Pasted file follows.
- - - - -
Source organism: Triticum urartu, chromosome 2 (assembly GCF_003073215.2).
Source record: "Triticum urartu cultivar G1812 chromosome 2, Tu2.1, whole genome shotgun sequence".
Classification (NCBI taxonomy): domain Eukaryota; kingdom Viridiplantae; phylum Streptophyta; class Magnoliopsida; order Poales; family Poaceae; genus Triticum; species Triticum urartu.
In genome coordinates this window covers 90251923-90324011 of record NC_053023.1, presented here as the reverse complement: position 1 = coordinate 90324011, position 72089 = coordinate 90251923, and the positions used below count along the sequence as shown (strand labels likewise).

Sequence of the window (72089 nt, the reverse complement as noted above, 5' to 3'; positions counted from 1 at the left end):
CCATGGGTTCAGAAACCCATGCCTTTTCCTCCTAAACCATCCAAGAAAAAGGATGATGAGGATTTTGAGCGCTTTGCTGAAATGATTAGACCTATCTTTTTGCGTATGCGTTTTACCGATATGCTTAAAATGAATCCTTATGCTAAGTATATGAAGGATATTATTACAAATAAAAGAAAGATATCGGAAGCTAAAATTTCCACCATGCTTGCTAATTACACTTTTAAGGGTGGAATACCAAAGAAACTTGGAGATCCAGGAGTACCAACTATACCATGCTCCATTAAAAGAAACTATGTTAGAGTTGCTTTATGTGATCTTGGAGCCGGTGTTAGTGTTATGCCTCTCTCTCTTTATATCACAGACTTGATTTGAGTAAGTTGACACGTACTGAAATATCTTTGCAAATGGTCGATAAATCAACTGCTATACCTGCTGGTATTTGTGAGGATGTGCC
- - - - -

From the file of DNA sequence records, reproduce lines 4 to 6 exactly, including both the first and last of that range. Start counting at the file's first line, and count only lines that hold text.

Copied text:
In genome coordinates this window covers 90251923-90324011 of record NC_053023.1, presented here as the reverse complement: position 1 = coordinate 90324011, position 72089 = coordinate 90251923, and the positions used below count along the sequence as shown (strand labels likewise).

Sequence of the window (72089 nt, the reverse complement as noted above, 5' to 3'; positions counted from 1 at the left end):
CCATGGGTTCAGAAACCCATGCCTTTTCCTCCTAAACCATCCAAGAAAAAGGATGATGAGGATTTTGAGCGCTTTGCTGAAATGATTAGACCTATCTTTTTGCGTATGCGTTTTACCGATATGCTTAAAATGAATCCTTATGCTAAGTATATGAAGGATATTATTACAAATAAAAGAAAGATATCGGAAGCTAAAATTTCCACCATGCTTGCTAATTACACTTTTAAGGGTGGAATACCAAAGAAACTTGGAGATCCAGGAGTACCAACTATACCATGCTCCATTAAAAGAAACTATGTTAGAGTTGCTTTATGTGATCTTGGAGCCGGTGTTAGTGTTATGCCTCTCTCTCTTTATATCACAGACTTGATTTGAGTAAGTTGACACGTACTGAAATATCTTTGCAAATGGTCGATAAATCAACTGCTATACCTGCTGGTATTTGTGAGGATGTGCC